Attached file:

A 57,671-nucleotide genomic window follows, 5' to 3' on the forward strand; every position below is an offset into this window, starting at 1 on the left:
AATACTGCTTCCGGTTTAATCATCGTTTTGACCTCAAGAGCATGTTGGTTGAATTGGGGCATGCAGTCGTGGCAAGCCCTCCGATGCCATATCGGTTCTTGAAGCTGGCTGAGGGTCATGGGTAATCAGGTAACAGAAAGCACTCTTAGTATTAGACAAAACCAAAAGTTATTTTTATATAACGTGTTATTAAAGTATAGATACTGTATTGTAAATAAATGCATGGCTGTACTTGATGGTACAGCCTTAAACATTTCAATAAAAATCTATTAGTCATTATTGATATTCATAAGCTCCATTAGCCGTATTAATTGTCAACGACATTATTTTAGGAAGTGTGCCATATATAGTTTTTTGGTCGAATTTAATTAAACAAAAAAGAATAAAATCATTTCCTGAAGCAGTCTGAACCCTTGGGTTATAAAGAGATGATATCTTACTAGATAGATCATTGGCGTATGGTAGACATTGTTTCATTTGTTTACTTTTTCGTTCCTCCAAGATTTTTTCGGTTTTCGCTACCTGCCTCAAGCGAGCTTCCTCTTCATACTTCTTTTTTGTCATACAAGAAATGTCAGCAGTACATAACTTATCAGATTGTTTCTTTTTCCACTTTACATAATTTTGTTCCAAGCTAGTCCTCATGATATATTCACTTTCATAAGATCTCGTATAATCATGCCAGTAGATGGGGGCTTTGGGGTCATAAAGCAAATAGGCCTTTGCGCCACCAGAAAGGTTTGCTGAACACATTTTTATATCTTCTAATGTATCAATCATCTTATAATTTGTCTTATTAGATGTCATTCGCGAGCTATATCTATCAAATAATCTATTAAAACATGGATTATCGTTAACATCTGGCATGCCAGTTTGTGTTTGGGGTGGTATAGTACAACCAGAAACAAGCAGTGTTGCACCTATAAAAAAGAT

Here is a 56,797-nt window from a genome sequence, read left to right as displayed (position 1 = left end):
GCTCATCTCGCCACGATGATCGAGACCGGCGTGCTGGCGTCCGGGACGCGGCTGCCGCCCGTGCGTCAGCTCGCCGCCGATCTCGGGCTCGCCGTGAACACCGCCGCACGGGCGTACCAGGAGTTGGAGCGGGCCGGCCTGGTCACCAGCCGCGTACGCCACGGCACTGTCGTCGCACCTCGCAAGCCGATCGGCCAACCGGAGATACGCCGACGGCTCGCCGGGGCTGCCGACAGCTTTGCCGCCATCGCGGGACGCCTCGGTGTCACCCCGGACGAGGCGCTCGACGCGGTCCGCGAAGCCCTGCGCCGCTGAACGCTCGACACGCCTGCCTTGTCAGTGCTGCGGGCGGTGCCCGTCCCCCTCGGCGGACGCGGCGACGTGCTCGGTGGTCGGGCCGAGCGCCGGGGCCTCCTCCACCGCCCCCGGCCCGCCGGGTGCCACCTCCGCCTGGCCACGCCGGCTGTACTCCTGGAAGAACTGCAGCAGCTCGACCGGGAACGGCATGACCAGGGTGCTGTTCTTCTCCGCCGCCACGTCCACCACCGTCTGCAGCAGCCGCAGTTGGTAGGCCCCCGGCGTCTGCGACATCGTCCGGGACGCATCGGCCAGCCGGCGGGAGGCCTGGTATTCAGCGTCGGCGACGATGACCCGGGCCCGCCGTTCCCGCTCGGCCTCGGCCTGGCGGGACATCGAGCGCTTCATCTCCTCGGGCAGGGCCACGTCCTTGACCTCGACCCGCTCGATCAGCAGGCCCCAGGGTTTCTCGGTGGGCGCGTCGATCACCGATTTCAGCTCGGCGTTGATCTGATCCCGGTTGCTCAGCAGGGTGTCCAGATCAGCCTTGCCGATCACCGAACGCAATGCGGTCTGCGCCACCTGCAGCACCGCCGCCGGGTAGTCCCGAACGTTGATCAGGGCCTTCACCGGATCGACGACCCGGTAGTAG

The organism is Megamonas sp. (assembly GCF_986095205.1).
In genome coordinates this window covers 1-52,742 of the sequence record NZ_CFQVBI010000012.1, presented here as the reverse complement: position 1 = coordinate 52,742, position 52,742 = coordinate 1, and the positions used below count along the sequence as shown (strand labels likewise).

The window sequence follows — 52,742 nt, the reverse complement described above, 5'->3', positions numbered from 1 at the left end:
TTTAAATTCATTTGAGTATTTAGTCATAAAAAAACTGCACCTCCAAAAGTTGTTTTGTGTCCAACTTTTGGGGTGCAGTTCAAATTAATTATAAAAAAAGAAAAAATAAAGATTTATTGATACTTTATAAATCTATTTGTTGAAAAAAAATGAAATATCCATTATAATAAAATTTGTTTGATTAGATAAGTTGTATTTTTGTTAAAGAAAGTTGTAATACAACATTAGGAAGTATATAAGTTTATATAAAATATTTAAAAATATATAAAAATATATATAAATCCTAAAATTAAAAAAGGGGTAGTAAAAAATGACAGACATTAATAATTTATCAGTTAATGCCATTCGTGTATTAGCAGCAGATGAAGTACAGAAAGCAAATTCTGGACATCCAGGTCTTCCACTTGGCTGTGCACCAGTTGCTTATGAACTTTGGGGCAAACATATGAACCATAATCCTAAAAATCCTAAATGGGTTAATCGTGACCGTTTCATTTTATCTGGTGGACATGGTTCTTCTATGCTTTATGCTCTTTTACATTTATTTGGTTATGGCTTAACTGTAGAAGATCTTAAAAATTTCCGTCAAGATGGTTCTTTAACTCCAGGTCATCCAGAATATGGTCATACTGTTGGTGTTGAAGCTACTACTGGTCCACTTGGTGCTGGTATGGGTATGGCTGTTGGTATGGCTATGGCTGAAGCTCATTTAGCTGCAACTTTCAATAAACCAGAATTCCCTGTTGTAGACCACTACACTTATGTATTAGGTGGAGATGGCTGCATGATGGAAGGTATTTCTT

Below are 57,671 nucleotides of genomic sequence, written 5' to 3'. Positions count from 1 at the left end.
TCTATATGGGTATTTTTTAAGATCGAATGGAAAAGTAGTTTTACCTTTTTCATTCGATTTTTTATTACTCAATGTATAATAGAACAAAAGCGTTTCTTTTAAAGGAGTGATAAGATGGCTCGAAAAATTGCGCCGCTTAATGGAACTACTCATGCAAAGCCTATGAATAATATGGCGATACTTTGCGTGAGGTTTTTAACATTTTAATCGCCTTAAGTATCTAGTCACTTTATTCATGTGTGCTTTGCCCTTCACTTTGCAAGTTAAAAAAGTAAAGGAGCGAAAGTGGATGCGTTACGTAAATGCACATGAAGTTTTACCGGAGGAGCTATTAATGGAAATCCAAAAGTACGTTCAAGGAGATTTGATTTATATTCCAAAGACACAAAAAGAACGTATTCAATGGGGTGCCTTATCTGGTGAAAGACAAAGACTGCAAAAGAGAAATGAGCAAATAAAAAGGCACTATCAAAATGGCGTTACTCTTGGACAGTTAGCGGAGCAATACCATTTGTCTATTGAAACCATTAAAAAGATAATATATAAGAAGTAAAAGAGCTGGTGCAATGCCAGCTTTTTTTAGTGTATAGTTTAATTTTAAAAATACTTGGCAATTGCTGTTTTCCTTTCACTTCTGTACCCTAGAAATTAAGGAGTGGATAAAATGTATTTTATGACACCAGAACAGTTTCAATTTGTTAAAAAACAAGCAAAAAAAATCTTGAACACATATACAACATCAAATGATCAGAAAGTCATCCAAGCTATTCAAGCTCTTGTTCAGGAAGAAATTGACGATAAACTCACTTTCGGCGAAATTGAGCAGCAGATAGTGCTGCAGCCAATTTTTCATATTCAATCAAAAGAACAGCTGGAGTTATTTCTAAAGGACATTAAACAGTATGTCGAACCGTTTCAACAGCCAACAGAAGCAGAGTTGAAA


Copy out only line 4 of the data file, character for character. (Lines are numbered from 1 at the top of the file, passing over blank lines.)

GCTCATCTCGCCACGATGATCGAGACCGGCGTGCTGGCGTCCGGGACGCGGCTGCCGCCCGTGCGTCAGCTCGCCGCCGATCTCGGGCTCGCCGTGAACACCGCCGCACGGGCGTACCAGGAGTTGGAGCGGGCCGGCCTGGTCACCAGCCGCGTACGCCACGGCACTGTCGTCGCACCTCGCAAGCCGATCGGCCAACCGGAGATACGCCGACGGCTCGCCGGGGCTGCCGACAGCTTTGCCGCCATCGCGGGACGCCTCGGTGTCACCCCGGACGAGGCGCTCGACGCGGTCCGCGAAGCCCTGCGCCGCTGAACGCTCGACACGCCTGCCTTGTCAGTGCTGCGGGCGGTGCCCGTCCCCCTCGGCGGACGCGGCGACGTGCTCGGTGGTCGGGCCGAGCGCCGGGGCCTCCTCCACCGCCCCCGGCCCGCCGGGTGCCACCTCCGCCTGGCCACGCCGGCTGTACTCCTGGAAGAACTGCAGCAGCTCGACCGGGAACGGCATGACCAGGGTGCTGTTCTTCTCCGCCGCCACGTCCACCACCGTCTGCAGCAGCCGCAGTTGGTAGGCCCCCGGCGTCTGCGACATCGTCCGGGACGCATCGGCCAGCCGGCGGGAGGCCTGGTATTCAGCGTCGGCGACGATGACCCGGGCCCGCCGTTCCCGCTCGGCCTCGGCCTGGCGGGACATCGAGCGCTTCATCTCCTCGGGCAGGGCCACGTCCTTGACCTCGACCCGCTCGATCAGCAGGCCCCAGGGTTTCTCGGTGGGCGCGTCGATCACCGATTTCAGCTCGGCGTTGATCTGATCCCGGTTGCTCAGCAGGGTGTCCAGATCAGCCTTGCCGATCACCGAACGCAATGCGGTCTGCGCCACCTGCAGCACCGCCGCCGGGTAGTCCCGAACGTTGATCAGGGCCTTCACCGGATCGACGACCCGGTAGTAG